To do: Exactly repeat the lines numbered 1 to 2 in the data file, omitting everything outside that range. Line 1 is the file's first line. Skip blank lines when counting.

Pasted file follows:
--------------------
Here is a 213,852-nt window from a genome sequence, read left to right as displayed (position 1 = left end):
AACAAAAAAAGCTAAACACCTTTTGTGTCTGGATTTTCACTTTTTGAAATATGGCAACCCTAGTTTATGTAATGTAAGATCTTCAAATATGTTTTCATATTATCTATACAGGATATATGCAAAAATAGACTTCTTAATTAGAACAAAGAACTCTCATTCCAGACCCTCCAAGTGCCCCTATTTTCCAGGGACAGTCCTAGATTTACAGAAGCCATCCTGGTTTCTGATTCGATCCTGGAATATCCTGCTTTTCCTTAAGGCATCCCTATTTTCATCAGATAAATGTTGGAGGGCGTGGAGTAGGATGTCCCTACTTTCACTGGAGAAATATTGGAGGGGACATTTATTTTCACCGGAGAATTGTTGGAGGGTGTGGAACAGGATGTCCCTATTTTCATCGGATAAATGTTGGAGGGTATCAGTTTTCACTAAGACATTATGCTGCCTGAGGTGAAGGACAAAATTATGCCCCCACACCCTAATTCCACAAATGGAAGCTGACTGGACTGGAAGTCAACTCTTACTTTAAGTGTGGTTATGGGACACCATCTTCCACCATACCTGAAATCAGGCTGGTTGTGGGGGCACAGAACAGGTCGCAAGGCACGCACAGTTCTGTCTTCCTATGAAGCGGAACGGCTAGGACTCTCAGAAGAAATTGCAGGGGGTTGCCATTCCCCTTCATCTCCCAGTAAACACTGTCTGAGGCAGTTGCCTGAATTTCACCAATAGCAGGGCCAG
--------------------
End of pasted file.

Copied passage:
Here is a 213,852-nt window from a genome sequence, read left to right as displayed (position 1 = left end):
AACAAAAAAAGCTAAACACCTTTTGTGTCTGGATTTTCACTTTTTGAAATATGGCAACCCTAGTTTATGTAATGTAAGATCTTCAAATATGTTTTCATATTATCTATACAGGATATATGCAAAAATAGACTTCTTAATTAGAACAAAGAACTCTCATTCCAGACCCTCCAAGTGCCCCTATTTTCCAGGGACAGTCCTAGATTTACAGAAGCCATCCTGGTTTCTGATTCGATCCTGGAATATCCTGCTTTTCCTTAAGGCATCCCTATTTTCATCAGATAAATGTTGGAGGGCGTGGAGTAGGATGTCCCTACTTTCACTGGAGAAATATTGGAGGGGACATTTATTTTCACCGGAGAATTGTTGGAGGGTGTGGAACAGGATGTCCCTATTTTCATCGGATAAATGTTGGAGGGTATCAGTTTTCACTAAGACATTATGCTGCCTGAGGTGAAGGACAAAATTATGCCCCCACACCCTAATTCCACAAATGGAAGCTGACTGGACTGGAAGTCAACTCTTACTTTAAGTGTGGTTATGGGACACCATCTTCCACCATACCTGAAATCAGGCTGGTTGTGGGGGCACAGAACAGGTCGCAAGGCACGCACAGTTCTGTCTTCCTATGAAGCGGAACGGCTAGGACTCTCAGAAGAAATTGCAGGGGGTTGCCATTCCCCTTCATCTCCCAGTAAACACTGTCTGAGGCAGTTGCCTGAATTTCACCAATAGCAGGGCCAG